• $\begingroup$ Humans would be prepared so snakes are unlikely to be successful against armored legs. Spiders would have the best chance for a suicide mission. They can drift in on the air (or be air-dropped) and find the tiniest of gaps in the armor to get through. A well-placed bite from any highly-venomous spider could be debilitating if not actually fatal and lethal if many could coordinate on each victim to increase the dose of venom. $\endgroup$ – pluckedkiwi Jan 29 '19 at 19:09
  • $\begingroup$ Humans can't wear the armor all the time. And even during daytime, walking through the forest in steel boots and something like chain mail... that will be brutal. $\endgroup$ – Alexander Jan 29 '19 at 19:14
  • $\begingroup$ They can certainly wear it for several days if need be (take turns for defecation under guard), and they may only need it for a few hours depending on the particular incursion. Walking around in mail is not difficult - it is only some extra weight distributed around the body, which is fairly comfortable. If later medieval tech then plate is even better - lighter and more form-fitted. People wore it on campaign - a hike through the woods is nothing. Though really, all they need is some cloth armor or leather to be proof against a snakebite. $\endgroup$ – pluckedkiwi Jan 29 '19 at 19:31
  • $\begingroup$ They may wear armor all day (although without pack animals that would be extremely taxing, their supplies will run out in a few days), but they can not be standing upright all day - any practical armor has enough gaps and openings through which a snake can slither. $\endgroup$ – Alexander Jan 29 '19 at 19:45
  • $\begingroup$ Armor is not that cumbersome - those whose lives depended upon it did have to wear it for extended periods while undergoing life-threatening exertions for days at a time (the "knights needed a crane to get on a horse - if they fell over they couldn't get up again" is a ridiculous myth). Their armor would not have enormous gaps for snakes to just slither in and out of - the purpose is to keep it difficult to even get the point of a dagger in. Mail is easy to be fully-enclosed, and when you see big gaps in museum pieces of plate armor, be aware that those gaps were closed with mail. $\endgroup$ – pluckedkiwi Jan 29 '19 at 20:03

They would evolve with us. They'd use their intelligence to make us think they are cute and tap into our natural instincts to care for young. This transition would take thousands of years and one day you may have humans caring for animals as if they are on of our own. E.g. Dogs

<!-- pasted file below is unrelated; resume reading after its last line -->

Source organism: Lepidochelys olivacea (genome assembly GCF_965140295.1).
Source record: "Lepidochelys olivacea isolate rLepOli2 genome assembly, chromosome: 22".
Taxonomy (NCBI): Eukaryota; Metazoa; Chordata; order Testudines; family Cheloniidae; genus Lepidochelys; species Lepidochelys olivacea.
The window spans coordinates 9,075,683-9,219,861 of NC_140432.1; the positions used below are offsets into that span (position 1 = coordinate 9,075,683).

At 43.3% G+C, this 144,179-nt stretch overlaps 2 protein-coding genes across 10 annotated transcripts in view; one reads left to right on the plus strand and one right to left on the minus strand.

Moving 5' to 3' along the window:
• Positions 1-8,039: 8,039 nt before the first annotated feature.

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    $\begingroup$ Thousands of years is not a useful timeframe when you want to defend against an incumbent threat, like the one in the OP's question. $\endgroup$ – L.Dutch - Reinstate Monica Jan 31 '19 at 13:29

In general, apply guerrilla warfare tactics.

If the humans are in the forest for several sleep cycles keep them awake. Sleep deprivation over a longer term is nasty.

If the animals do not care about their own lives or are willing to sacrifice themselves, just swarm the humans. A group of 15 with medieval weaponry can't hold off greater numbers indefinitely if they also have to get somewhere, i.e. are not in a fortified position.

Can the reason for which the humans enter the forest be removed? If they come for certain berries that have great healing powers, but are useless to the animals, destroy the berries.


like you said humans would be attracted by greed.... so humans would want minimun loses and max profit. they need to make the humans know that the deeper they enter the forest the less they will get and most they will suffer. the birds and bats could commit random attacks, so they dont have any time to rest or eat in peace wolves will "scream" at the distance to make they think they are reaching the fight but animals will always stay running from any open battle scenario, of course vietnam style traps in the path would help too. if one human falls into a trap that would be a perfect moment to attack (i assume mercenaries will have a close relation, so thats 1 or two less fighters with guns because they would help his friend) animals would have to always choose the moment and place for each and every battle: with this, humans finally know that is better to stay at mommy's home instead of playing rambo the hunter in the forest. if the hunters know that in each expedition at least one hunter dies, that would be a disaster for the mercenary business. no one would want to go, and if they want to hire new mercenaries that would be too expensive

  • $\begingroup$ Hi thazadar, welcome to Worldbuilding! If you have a moment, please take the tour and browse the help center pages to learn more about the site. Have fun! $\endgroup$ – Dubukay Feb 1 '19 at 19:01